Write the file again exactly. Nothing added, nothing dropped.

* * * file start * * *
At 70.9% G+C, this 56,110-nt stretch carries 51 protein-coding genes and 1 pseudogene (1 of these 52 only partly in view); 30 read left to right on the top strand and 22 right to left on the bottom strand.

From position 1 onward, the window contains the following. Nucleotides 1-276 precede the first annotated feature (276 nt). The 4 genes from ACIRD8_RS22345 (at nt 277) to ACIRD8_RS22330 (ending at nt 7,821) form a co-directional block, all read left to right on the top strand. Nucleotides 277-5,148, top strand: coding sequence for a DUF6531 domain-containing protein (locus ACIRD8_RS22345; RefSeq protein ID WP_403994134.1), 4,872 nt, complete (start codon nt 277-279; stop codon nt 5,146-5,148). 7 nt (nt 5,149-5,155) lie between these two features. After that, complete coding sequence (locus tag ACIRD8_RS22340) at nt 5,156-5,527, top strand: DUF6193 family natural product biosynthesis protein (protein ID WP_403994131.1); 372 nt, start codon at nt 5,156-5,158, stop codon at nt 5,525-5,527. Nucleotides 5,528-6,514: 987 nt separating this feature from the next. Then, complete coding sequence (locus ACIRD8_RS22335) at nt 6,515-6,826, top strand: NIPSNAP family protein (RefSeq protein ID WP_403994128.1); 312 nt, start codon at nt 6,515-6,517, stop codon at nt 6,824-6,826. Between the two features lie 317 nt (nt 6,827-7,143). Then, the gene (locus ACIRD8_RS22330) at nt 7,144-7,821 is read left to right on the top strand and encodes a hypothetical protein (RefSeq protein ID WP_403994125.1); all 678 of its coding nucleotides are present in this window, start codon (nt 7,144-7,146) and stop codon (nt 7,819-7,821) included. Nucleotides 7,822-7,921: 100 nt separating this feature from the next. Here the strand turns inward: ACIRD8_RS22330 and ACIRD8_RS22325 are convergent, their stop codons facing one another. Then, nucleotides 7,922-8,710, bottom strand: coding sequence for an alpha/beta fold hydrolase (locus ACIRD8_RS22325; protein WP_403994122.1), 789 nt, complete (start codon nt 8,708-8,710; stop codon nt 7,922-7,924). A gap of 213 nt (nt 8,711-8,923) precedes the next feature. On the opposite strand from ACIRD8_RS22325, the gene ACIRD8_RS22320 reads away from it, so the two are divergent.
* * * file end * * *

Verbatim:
At 70.9% G+C, this 56,110-nt stretch carries 51 protein-coding genes and 1 pseudogene (1 of these 52 only partly in view); 30 read left to right on the top strand and 22 right to left on the bottom strand.

From position 1 onward, the window contains the following. Nucleotides 1-276 precede the first annotated feature (276 nt). The 4 genes from ACIRD8_RS22345 (at nt 277) to ACIRD8_RS22330 (ending at nt 7,821) form a co-directional block, all read left to right on the top strand. Nucleotides 277-5,148, top strand: coding sequence for a DUF6531 domain-containing protein (locus ACIRD8_RS22345; RefSeq protein ID WP_403994134.1), 4,872 nt, complete (start codon nt 277-279; stop codon nt 5,146-5,148). 7 nt (nt 5,149-5,155) lie between these two features. After that, complete coding sequence (locus tag ACIRD8_RS22340) at nt 5,156-5,527, top strand: DUF6193 family natural product biosynthesis protein (protein ID WP_403994131.1); 372 nt, start codon at nt 5,156-5,158, stop codon at nt 5,525-5,527. Nucleotides 5,528-6,514: 987 nt separating this feature from the next. Then, complete coding sequence (locus ACIRD8_RS22335) at nt 6,515-6,826, top strand: NIPSNAP family protein (RefSeq protein ID WP_403994128.1); 312 nt, start codon at nt 6,515-6,517, stop codon at nt 6,824-6,826. Between the two features lie 317 nt (nt 6,827-7,143). Then, the gene (locus ACIRD8_RS22330) at nt 7,144-7,821 is read left to right on the top strand and encodes a hypothetical protein (RefSeq protein ID WP_403994125.1); all 678 of its coding nucleotides are present in this window, start codon (nt 7,144-7,146) and stop codon (nt 7,819-7,821) included. Nucleotides 7,822-7,921: 100 nt separating this feature from the next. Here the strand turns inward: ACIRD8_RS22330 and ACIRD8_RS22325 are convergent, their stop codons facing one another. Then, nucleotides 7,922-8,710, bottom strand: coding sequence for an alpha/beta fold hydrolase (locus ACIRD8_RS22325; protein WP_403994122.1), 789 nt, complete (start codon nt 8,708-8,710; stop codon nt 7,922-7,924). A gap of 213 nt (nt 8,711-8,923) precedes the next feature. On the opposite strand from ACIRD8_RS22325, the gene ACIRD8_RS22320 reads away from it, so the two are divergent.